Origins of the FCRA:

  • The original Foreign Contribution (Regulation) Act was enacted in 1976 by the Indira Gandhi-led government during the Emergency.
  • It prohibits electoral candidates, political parties, judges, MPs and even cartoonists from accepting foreign contributions.
  • As the inclusion of ‘cartoonists’ under its ambit suggests, the intent was to clamp down on political dissent.
  • The given for the law was to curb foreign interference in domestic politics.
  • The FCRA was aimed at preventing political parties from accepting contributions from foreign sources.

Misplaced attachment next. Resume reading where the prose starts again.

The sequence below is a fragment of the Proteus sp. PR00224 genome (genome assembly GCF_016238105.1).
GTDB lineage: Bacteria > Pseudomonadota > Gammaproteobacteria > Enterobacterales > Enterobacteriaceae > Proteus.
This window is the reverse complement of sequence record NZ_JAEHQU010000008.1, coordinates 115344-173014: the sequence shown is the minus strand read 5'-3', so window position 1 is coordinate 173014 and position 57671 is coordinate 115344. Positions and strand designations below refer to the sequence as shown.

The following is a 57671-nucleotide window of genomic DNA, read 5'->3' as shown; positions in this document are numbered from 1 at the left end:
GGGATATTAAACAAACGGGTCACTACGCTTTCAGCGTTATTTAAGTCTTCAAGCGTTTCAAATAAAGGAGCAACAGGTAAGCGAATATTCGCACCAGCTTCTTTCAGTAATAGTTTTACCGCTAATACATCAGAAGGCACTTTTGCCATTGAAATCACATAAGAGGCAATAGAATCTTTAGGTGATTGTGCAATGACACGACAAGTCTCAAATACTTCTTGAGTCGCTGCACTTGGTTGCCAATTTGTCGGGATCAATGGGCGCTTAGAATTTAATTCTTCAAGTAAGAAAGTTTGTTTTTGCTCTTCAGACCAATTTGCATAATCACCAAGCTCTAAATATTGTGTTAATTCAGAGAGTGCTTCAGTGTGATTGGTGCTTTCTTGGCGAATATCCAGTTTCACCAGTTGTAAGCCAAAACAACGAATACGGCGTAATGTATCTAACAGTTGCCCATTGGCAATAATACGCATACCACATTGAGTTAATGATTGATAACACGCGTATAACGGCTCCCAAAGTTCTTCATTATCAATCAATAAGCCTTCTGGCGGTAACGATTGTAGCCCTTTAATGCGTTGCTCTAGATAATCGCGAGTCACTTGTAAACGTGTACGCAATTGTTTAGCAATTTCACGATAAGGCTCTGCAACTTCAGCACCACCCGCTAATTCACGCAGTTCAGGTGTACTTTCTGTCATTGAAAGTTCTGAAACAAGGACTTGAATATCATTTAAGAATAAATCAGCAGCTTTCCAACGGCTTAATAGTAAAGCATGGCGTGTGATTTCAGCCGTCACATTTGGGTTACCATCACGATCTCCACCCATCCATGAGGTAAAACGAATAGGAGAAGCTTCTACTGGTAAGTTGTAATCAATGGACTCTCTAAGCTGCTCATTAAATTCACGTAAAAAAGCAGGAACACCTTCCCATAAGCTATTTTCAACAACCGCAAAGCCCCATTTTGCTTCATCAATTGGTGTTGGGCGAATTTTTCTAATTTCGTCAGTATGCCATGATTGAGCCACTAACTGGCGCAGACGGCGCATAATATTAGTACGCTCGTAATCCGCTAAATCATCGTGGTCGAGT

Amendments made to FCRA:

  • Both the Bharatiya Janata Party (BJP) and the Congress were pulled up by the Delhi High Court in 2014 for violating the FCRA by accepting contributions from the Indian subsidiaries of the London-based multinational, Vedanta.
  •  It ordered the government and the Election Commission to take action against both the parties.
  • Instead, earlier this year, the government quietly introduced a clause in the Finance Bill that amended the relevant section of the FCRA, 2010, so that what was hitherto a “foreign company” now became an Indian company.
  • This amendment was introduced with retrospective effect.
  • This amendment has also opened the doors for all political parties to accept funding from foreign companies, so long as it is channelled through an Indian subsidiary.

Differences between FCRA 1976 and 2010:

  • First, FCRA registration under the earlier law was permanent, but under the new one, it expired after five years, and had to be renewed afresh.